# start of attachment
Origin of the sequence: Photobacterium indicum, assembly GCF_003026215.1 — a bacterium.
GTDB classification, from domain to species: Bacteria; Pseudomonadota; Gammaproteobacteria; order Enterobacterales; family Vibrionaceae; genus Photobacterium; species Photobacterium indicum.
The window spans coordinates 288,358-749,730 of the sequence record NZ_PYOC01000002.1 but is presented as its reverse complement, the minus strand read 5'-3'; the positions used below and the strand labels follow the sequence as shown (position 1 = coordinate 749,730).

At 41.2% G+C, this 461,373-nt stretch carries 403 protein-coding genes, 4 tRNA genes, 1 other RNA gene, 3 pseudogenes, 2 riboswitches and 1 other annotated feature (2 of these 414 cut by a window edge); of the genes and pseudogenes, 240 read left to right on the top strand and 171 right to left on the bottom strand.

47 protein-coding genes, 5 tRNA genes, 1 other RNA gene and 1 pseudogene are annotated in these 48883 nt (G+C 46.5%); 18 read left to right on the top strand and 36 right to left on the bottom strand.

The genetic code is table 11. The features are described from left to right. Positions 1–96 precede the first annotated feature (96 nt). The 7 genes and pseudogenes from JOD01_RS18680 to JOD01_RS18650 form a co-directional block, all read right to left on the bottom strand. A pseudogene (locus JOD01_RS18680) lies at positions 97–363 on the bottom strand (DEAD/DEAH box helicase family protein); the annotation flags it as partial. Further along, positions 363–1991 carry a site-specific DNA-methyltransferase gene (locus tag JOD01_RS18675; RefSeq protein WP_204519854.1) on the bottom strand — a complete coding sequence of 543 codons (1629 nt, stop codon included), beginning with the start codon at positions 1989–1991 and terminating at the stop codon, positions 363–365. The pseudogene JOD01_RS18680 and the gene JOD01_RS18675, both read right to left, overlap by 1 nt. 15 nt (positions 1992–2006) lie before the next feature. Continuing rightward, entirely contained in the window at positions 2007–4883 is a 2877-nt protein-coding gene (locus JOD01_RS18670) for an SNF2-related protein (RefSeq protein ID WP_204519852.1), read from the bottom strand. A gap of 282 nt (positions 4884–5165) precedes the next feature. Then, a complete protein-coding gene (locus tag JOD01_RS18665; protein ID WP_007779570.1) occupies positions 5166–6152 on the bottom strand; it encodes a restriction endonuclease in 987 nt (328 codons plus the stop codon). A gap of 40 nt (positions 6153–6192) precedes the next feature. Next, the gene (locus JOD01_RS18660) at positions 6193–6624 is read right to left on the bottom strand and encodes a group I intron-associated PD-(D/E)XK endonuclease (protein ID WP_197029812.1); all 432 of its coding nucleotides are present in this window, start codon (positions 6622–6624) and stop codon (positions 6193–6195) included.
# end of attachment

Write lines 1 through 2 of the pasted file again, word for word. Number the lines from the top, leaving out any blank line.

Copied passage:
Origin of the sequence: Photobacterium indicum, assembly GCF_003026215.1 — a bacterium.
GTDB classification, from domain to species: Bacteria; Pseudomonadota; Gammaproteobacteria; order Enterobacterales; family Vibrionaceae; genus Photobacterium; species Photobacterium indicum.